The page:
BREAKINGVIEWS - India's interminable wait for its next Gandhi

Mon Oct 29, 2012 1:24pm IST

Rahul Gandhi, a lawmaker and son of ruling Congress party chief Sonia Gandhi, smiles as he speaks with the media in New Delhi March 6, 2012. REUTERS/Parivartan Sharma/Files

Rahul Gandhi, a lawmaker and son of ruling Congress party chief Sonia Gandhi, smiles as he speaks with the media in New Delhi March 6, 2012.

Credit: Reuters/Parivartan Sharma/Files

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Priyanka Gandhi Vadra, daughter of Congress party chief Sonia Gandhi, adjusts her flower garlands as she campaigns for her mother during an election meeting at Rae Bareli in Uttar Pradesh April 22, 2014. REUTERS/Pawan Kumar

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(The author is a Reuters Breakingviews columnist. The opinions expressed are his own)

By Andy Mukherjee

SINGAPORE (Reuters Breakingviews) - Rahul Gandhi is keeping India waiting. The country's Congress Party, embattled by allegations of corruption and mismanagement, was hoping the 42-year-old would lay down a blueprint of clean, youthful governance before projecting him as its prime ministerial candidate in 2014 elections. But he decided not to join Prime Minister Manmohan Singh's cabinet, which was probably reshuffled for the last time on October 28. The lack of a track record in government will continue to make it difficult for investors to assess the policies Gandhi is likely to pursue if he does become prime minister.

There is no sign yet that Gandhi is unwilling to stake his claim to a position also held by his great-grandfather, grandmother and father. But willingness alone is no longer enough. Though the family name is still supreme within the Congress Party, it is increasingly irrelevant in the country. Despite Gandhi's efforts in directing the party's campaign in assembly polls this year in the most-populous state of Uttar Pradesh, the Congress took a drubbing.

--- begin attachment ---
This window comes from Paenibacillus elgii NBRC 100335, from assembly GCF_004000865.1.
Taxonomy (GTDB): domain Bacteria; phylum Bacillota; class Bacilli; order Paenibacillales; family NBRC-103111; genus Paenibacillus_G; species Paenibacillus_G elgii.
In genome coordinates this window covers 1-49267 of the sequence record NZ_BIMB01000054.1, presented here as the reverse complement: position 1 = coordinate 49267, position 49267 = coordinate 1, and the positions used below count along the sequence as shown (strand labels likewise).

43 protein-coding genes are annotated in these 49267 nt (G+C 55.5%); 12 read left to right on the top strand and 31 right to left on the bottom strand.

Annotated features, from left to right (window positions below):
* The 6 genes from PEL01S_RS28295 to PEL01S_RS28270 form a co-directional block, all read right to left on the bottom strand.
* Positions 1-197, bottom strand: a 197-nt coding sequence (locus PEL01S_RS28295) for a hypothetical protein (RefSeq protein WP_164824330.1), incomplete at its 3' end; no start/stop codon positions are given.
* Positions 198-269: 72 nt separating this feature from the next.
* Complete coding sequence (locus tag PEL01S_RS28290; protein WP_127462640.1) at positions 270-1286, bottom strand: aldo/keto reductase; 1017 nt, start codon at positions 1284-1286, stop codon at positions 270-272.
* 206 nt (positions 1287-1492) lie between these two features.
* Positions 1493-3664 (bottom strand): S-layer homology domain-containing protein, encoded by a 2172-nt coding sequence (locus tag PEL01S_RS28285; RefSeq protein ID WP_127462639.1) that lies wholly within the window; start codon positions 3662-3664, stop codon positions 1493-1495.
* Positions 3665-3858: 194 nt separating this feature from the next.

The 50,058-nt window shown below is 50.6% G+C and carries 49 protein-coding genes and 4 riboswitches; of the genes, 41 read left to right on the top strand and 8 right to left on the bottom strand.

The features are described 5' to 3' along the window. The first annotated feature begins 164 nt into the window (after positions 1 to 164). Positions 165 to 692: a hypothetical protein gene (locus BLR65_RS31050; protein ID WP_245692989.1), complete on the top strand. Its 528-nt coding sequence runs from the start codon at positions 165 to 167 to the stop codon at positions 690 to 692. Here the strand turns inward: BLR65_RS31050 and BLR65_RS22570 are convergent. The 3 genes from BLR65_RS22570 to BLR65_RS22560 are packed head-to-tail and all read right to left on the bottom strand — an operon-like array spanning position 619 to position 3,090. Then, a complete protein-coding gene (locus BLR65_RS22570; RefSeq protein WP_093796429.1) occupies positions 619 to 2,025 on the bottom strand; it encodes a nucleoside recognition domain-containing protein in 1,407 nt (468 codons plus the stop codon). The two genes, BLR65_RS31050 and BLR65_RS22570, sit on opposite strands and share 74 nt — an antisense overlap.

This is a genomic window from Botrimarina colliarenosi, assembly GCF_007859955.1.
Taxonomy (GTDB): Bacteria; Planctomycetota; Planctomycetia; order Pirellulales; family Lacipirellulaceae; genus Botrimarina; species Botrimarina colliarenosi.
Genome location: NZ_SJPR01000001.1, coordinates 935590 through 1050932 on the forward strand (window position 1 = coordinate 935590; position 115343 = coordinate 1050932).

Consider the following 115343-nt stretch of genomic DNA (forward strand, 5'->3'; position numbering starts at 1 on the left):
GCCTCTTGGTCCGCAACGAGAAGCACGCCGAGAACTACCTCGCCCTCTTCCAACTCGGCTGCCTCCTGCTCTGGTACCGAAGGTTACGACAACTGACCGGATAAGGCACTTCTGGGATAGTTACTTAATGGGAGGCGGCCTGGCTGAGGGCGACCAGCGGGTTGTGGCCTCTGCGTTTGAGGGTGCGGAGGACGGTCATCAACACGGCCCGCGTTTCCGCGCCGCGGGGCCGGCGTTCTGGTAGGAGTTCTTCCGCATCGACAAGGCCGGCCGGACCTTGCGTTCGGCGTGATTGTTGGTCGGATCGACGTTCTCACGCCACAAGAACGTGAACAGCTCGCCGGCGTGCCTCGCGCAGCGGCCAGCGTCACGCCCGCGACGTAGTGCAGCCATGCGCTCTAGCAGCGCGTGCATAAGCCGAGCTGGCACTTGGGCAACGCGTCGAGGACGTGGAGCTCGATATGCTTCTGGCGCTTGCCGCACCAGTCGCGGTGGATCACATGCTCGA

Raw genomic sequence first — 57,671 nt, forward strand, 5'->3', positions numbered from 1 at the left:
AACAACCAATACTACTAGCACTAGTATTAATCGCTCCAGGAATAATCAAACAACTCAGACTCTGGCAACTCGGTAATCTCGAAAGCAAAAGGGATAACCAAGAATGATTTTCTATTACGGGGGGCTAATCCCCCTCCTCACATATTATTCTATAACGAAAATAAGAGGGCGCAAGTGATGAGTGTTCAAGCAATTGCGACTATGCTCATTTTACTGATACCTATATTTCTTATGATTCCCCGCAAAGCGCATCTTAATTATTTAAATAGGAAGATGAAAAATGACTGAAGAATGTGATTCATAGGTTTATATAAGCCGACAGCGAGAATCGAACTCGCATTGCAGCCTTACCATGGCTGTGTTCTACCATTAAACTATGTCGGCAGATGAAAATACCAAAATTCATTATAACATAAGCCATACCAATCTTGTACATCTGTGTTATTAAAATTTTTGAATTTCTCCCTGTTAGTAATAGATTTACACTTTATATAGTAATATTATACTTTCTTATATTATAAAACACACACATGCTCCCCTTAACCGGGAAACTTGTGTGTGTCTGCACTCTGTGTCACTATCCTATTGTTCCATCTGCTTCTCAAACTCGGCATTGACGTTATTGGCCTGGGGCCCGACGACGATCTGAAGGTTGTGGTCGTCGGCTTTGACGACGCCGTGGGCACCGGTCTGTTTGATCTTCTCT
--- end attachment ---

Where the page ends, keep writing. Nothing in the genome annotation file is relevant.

The government needed Gandhi for more than a charm offensive. The current administration has lost credibility as a keeper of public assets ever since a top court struck down a 2008 allocation of telecom spectrum at throwaway prices. More recently, the CAG has questioned arbitrary distribution of coal-mining rights. Then there's cronyism. Anti-corruption activist Arvind Kejriwal has accused DLF, the country's largest property developer, of extending financial favours to Robert Vadra, who's married to Rahul Gandhi's sister. Vadra and DLF have denied any wrongdoing.

Even though he has been a member of parliament since 2004, not much is known about the younger Gandhi's ideas for the economy. Investors don't know how he would attract $1 trillion in infrastructure investments and revive GDP growth. Nor is it clear if, given a chance, Gandhi would try to control the ballooning budget deficit, or if he would merely follow in his mother Sonia's footsteps and further expand the welfare state. If Gandhi is an aspiring prime minister, he needs to spell out his vision. And if he isn't ready for the greatness his party wants to thrust upon him, he should just say so.

CONTEXT NEWS

- Prime Minister Manmohan Singh rejigged about a third of his 30-member cabinet on October 28, and reshuffled a number of key portfolios, including, oil, foreign policy, railways and justice. As part of the image makeover, he also brought in younger junior ministers who will not hold cabinet-level posts. Notably absent from the new names was Rahul Gandhi, the scion of the Nehru-Gandhi dynasty that has governed India for much of the 65 years.

[To read -- Cabinet reshuffle: New cabinet ministers, MoS & other changes, click here]

(Editing by Peter Thal Larsen and Katrina Hamlin)

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